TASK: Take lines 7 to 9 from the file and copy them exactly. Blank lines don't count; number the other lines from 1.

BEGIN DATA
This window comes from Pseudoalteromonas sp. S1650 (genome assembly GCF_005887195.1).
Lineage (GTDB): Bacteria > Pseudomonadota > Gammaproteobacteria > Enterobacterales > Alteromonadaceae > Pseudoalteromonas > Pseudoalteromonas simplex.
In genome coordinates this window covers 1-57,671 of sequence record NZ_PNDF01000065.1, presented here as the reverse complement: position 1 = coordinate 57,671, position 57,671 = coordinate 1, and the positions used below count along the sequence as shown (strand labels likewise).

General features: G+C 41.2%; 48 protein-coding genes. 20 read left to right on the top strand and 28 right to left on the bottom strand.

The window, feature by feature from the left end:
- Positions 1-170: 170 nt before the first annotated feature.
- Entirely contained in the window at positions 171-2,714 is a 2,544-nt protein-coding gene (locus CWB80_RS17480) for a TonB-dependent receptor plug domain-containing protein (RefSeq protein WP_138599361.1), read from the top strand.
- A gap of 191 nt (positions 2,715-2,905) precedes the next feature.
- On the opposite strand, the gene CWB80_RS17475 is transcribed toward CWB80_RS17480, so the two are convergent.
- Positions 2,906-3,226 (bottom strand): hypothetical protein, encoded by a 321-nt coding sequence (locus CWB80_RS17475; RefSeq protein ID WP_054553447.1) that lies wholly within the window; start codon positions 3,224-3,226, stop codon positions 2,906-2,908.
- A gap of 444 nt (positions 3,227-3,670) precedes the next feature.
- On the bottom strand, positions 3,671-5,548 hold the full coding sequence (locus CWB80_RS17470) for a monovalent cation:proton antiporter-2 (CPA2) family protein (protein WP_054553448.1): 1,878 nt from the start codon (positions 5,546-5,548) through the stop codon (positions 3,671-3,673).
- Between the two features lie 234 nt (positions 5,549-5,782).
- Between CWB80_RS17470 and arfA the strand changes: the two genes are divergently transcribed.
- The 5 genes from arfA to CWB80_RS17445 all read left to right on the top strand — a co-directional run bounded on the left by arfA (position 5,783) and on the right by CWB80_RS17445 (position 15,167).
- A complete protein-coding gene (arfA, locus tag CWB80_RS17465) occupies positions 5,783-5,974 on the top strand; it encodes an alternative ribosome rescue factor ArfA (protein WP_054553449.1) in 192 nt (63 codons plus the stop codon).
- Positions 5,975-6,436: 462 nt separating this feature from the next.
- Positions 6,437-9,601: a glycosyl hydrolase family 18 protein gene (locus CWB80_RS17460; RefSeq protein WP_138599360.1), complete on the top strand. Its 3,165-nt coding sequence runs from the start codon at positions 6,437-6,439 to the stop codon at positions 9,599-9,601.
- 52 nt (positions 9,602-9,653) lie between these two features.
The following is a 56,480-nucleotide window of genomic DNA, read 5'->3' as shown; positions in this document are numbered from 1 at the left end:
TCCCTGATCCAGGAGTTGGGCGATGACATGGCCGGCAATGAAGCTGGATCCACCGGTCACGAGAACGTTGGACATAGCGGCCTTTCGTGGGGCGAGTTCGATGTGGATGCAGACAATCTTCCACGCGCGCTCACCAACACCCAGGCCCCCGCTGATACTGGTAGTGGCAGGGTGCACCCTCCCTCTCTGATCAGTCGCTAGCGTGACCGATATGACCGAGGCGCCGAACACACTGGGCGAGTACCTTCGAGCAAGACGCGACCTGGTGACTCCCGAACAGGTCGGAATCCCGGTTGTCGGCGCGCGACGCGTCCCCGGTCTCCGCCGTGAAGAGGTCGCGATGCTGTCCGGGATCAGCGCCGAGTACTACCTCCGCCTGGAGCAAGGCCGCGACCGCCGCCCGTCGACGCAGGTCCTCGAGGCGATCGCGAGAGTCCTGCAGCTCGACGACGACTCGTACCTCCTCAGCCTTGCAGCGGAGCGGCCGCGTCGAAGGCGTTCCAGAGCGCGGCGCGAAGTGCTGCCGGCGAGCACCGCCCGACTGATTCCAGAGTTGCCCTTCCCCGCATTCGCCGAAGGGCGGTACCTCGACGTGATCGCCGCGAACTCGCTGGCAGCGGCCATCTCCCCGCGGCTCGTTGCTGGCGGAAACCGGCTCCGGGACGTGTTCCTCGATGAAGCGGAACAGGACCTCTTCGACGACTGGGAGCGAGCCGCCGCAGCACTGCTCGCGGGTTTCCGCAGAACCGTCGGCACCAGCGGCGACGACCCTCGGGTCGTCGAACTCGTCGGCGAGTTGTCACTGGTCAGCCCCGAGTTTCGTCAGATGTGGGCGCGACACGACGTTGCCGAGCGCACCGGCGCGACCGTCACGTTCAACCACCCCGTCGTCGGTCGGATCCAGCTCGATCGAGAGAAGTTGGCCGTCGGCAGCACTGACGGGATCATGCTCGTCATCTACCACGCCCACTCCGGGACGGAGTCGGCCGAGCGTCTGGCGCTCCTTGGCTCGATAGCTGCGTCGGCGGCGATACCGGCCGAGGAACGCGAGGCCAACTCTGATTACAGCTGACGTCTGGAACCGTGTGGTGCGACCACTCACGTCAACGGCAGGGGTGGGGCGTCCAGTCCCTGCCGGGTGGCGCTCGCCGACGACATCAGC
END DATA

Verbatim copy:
- Entirely contained in the window at positions 171-2,714 is a 2,544-nt protein-coding gene (locus CWB80_RS17480) for a TonB-dependent receptor plug domain-containing protein (RefSeq protein WP_138599361.1), read from the top strand.
- A gap of 191 nt (positions 2,715-2,905) precedes the next feature.
- On the opposite strand, the gene CWB80_RS17475 is transcribed toward CWB80_RS17480, so the two are convergent.